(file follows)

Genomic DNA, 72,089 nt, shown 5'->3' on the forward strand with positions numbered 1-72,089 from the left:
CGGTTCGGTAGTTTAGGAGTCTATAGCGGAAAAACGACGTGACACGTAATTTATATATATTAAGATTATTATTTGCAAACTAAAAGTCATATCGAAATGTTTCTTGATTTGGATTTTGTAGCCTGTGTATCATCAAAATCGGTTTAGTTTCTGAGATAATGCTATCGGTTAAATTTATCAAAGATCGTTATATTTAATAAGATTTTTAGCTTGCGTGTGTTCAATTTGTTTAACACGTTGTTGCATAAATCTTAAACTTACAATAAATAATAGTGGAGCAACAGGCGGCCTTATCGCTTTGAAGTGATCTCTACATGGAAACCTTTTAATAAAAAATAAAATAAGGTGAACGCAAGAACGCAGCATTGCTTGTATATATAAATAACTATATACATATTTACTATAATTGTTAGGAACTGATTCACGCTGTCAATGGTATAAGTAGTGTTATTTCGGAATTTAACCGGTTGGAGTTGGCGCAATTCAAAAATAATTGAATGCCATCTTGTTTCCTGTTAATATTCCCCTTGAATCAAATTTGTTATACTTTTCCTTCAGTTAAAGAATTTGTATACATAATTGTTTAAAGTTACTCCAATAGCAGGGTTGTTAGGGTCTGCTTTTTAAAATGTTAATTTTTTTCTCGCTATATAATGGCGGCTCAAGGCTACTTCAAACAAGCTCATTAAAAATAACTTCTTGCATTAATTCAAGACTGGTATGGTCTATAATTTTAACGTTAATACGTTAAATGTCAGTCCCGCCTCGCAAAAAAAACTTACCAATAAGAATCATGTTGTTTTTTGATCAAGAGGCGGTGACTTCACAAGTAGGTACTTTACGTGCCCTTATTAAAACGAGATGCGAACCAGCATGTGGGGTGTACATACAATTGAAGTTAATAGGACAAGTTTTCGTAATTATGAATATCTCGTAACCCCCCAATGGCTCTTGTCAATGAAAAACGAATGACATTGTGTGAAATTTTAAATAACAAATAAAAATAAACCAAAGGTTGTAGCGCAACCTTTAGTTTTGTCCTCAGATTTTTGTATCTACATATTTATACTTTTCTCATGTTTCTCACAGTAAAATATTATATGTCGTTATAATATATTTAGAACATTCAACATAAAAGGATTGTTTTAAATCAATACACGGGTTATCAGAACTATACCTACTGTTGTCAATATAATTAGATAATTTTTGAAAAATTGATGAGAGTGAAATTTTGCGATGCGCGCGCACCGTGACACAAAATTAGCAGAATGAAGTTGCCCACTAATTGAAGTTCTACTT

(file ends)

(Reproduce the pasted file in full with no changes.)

Genomic DNA, 72,089 nt, shown 5'->3' on the forward strand with positions numbered 1-72,089 from the left:
CGGTTCGGTAGTTTAGGAGTCTATAGCGGAAAAACGACGTGACACGTAATTTATATATATTAAGATTATTATTTGCAAACTAAAAGTCATATCGAAATGTTTCTTGATTTGGATTTTGTAGCCTGTGTATCATCAAAATCGGTTTAGTTTCTGAGATAATGCTATCGGTTAAATTTATCAAAGATCGTTATATTTAATAAGATTTTTAGCTTGCGTGTGTTCAATTTGTTTAACACGTTGTTGCATAAATCTTAAACTTACAATAAATAATAGTGGAGCAACAGGCGGCCTTATCGCTTTGAAGTGATCTCTACATGGAAACCTTTTAATAAAAAATAAAATAAGGTGAACGCAAGAACGCAGCATTGCTTGTATATATAAATAACTATATACATATTTACTATAATTGTTAGGAACTGATTCACGCTGTCAATGGTATAAGTAGTGTTATTTCGGAATTTAACCGGTTGGAGTTGGCGCAATTCAAAAATAATTGAATGCCATCTTGTTTCCTGTTAATATTCCCCTTGAATCAAATTTGTTATACTTTTCCTTCAGTTAAAGAATTTGTATACATAATTGTTTAAAGTTACTCCAATAGCAGGGTTGTTAGGGTCTGCTTTTTAAAATGTTAATTTTTTTCTCGCTATATAATGGCGGCTCAAGGCTACTTCAAACAAGCTCATTAAAAATAACTTCTTGCATTAATTCAAGACTGGTATGGTCTATAATTTTAACGTTAATACGTTAAATGTCAGTCCCGCCTCGCAAAAAAAACTTACCAATAAGAATCATGTTGTTTTTTGATCAAGAGGCGGTGACTTCACAAGTAGGTACTTTACGTGCCCTTATTAAAACGAGATGCGAACCAGCATGTGGGGTGTACATACAATTGAAGTTAATAGGACAAGTTTTCGTAATTATGAATATCTCGTAACCCCCCAATGGCTCTTGTCAATGAAAAACGAATGACATTGTGTGAAATTTTAAATAACAAATAAAAATAAACCAAAGGTTGTAGCGCAACCTTTAGTTTTGTCCTCAGATTTTTGTATCTACATATTTATACTTTTCTCATGTTTCTCACAGTAAAATATTATATGTCGTTATAATATATTTAGAACATTCAACATAAAAGGATTGTTTTAAATCAATACACGGGTTATCAGAACTATACCTACTGTTGTCAATATAATTAGATAATTTTTGAAAAATTGATGAGAGTGAAATTTTGCGATGCGCGCGCACCGTGACACAAAATTAGCAGAATGAAGTTGCCCACTAATTGAAGTTCTACTT